We arrived at breakfast 10 minutes before it was due to start, but they were late starting. This meant we had to eat breakfast quick due to a 7:00 pickup to get to the airport. For once the bus was late leaving even though it had gotten to us on time. Fortunately it only took 10 minutes to get to the airport where a representative from the Galapagos Voyager helped us check-in and gave us a card to fill in for our arrival on the island.
Clearing security was quite quick but they had to scan by my pack twice – probably due to the amount of camera equipment in it. The flight back to Guayaquil was short, but it took an hour to unload most the passengers, refill and take on more passengers.
At around 11:00 Galapagos time we landed on Baltra. The immigration control was fairly quick but it took around 30mins to get through baggage claims. For a few minutes it did worry me as I couldn’t find my bag straight away. We then met up with Byron who was our tour guide for the Galapagos Voyager. The suitcases were loaded onto a truck which went on ahead as we got onto a coach that took us to a channel where we boarded a ferry to cross a channel to Isla Baltra.
Upon disembarking we found many different types of crab scurrying along the rocks and a Galapagos Pelican sitting on a roof. We then joined our luggage on a different coach and started our journey across the island.
Our first sighting of a giant tortoise was one sitting in the road. Around this time there was also an incredibly strong downpour more or less timed with our guide talking about rain on the islands. At the time when we found the tortoise we were going through private land not part of the National Park due to or having been settled on before the island became protected.
At the end of the private dirt track (apparently this used to pass as a road) was a place where you could observe giant tortoises in the wild. Before walking out into the grassland we put on some wellingtons due to the amount of mud along the path. Almost immediately we found a young tortoise, and there was a lot of birds and butterflies about. Just after walking through a very muddy patch we got our closest encounter with a giant tortoise. It didn’t move much but we did see it eating. After looking at it for a few minutes the heavens opened up and started to rain heavily. Instead of heading for shelter we carried on the tour. At this point I had to protect my camera and lens by hunching over due to the annoyance that I did not yet have access to the waterproofs in my suitcase.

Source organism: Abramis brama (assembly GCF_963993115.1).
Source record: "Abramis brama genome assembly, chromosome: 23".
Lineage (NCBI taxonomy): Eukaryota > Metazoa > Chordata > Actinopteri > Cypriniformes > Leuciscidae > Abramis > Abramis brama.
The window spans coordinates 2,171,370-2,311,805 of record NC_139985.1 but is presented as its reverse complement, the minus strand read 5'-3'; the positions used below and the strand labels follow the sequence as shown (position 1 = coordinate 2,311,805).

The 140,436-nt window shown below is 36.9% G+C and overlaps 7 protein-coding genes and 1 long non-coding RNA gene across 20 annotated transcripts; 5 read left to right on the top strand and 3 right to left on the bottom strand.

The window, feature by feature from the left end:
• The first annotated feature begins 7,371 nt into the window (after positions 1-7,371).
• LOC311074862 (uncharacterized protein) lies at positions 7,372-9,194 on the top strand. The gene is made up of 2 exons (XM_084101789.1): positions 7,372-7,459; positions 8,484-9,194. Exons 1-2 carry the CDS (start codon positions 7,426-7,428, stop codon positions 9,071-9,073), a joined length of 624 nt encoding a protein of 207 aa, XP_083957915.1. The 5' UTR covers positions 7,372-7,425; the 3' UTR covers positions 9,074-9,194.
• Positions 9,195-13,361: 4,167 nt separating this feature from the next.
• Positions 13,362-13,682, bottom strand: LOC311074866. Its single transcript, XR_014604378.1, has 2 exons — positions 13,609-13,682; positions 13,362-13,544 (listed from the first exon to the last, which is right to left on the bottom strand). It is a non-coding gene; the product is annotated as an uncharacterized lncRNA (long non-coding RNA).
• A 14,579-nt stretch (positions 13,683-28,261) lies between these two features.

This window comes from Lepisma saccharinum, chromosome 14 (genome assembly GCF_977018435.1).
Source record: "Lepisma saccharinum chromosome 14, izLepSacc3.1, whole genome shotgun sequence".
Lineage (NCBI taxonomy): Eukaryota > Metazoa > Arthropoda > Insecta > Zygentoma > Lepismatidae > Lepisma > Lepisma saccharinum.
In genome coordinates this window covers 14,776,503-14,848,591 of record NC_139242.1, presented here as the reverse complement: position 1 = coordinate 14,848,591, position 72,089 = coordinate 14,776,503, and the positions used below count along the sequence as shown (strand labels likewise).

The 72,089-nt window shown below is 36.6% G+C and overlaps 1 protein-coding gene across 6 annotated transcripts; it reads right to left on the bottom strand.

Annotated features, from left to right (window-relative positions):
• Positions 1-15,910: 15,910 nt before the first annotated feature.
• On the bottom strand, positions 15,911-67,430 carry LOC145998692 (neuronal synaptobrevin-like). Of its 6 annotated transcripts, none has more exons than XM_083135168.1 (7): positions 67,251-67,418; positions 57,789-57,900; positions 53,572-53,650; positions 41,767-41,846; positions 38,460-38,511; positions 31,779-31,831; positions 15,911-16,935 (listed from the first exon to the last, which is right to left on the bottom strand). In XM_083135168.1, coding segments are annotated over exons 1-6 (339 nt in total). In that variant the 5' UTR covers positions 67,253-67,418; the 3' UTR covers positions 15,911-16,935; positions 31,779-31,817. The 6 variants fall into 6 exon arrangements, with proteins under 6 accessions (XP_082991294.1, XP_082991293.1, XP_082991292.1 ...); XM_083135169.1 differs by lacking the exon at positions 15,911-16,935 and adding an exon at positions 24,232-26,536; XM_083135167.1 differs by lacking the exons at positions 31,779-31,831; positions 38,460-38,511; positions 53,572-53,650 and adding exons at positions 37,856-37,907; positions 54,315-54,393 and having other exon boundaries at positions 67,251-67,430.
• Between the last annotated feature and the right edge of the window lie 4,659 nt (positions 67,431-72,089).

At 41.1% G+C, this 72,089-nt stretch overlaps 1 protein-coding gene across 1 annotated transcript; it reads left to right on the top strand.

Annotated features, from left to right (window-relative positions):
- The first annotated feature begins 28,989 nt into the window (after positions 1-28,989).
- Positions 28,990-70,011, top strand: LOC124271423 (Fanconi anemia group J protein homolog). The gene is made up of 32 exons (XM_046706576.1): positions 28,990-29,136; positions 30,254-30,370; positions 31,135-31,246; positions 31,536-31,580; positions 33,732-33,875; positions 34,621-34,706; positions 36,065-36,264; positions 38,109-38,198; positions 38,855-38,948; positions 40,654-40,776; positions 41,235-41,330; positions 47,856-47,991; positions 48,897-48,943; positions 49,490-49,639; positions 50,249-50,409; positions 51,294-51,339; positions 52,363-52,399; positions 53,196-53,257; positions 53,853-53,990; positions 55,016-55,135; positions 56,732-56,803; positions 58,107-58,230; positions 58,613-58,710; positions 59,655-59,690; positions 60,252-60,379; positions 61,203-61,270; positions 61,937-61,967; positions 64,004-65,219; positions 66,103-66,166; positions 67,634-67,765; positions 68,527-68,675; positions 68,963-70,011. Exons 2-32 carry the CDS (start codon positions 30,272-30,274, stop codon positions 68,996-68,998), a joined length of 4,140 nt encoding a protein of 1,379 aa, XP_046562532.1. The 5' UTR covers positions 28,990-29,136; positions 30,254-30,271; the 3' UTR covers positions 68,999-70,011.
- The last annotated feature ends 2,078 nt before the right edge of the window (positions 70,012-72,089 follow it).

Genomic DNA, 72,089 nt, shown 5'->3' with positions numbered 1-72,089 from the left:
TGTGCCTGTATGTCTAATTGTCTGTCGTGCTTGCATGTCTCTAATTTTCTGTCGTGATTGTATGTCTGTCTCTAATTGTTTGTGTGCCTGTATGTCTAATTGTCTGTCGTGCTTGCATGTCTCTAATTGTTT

We then found another tortoise bathing in a muddy puddle with rain falling all around it. By this time the rain was coming down so hard I couldn’t keep my camera or my big lens dry. Once we reached shelter we took a look at some tortoise shells, and it was a good opportunity to switch to my smaller lens so that the other could be protected. We then changed out of the boots and had a quick look around the souvenir shop.
Leaving the giant tortoises behind us we then headed for Puerto Ayora where the Galapagos Voyager was anchored. In small groups we transferred to the yacht by panga whilst our luggage was loaded onto another. On board the ship we were assigned our cabins and moved our luggage into them. At this time we also got to hire a “shortie” wetsuit for $25 – although we had already hired one for diving it was worthwhile for the numerous snorkelling sessions we’d get.
Lunch on the boat consisted of garlic bread and a vegetarian spaghetti bolognese. The group then loaded into two pangas and headed back to shore. As we no longer had any ground transportation our guide flagged down 3 taxis and sent us off in them to the Darwin Research Centre (which is now a breeding centre not associated with Darwin).
Once we got off the taxi it was still a 1Km walk to our destination. Along the way we kept an eye out for wildlife and came across some marine iguanas bathing in the sun near a jetty. As the walk progressed we also came across yellow warblers, a Galapagos mocking bird, and stood under a poison apple tree which is good for giant tortoises digestive systems. Scurrying around over rocks we could also see numerous lava lizards – of which the females have red faces.
Inside the breeding centre we saw young giant tortoises of various ages, and then some fully grown ones. Sadly Lonesome George was not about so we didn’t get to see him. Moving on to the lizard enclosures we saw land iguanas.
By 17:30 the tour was done with a free hour before we needed to be back at the dock. To start with we went back to see if we could find Lonely George, but sadly we could not. Instead we started heading back to the waterfront and visited many shops along the way. I managed to find a nice looking t-shirt for $16, and a fridge magnet for $2.
Back on the boat we were briefed for the next day and had an evening meal which actually included vegetables such as carrots. After having shown off some photos I then headed back to my cabin to sleep.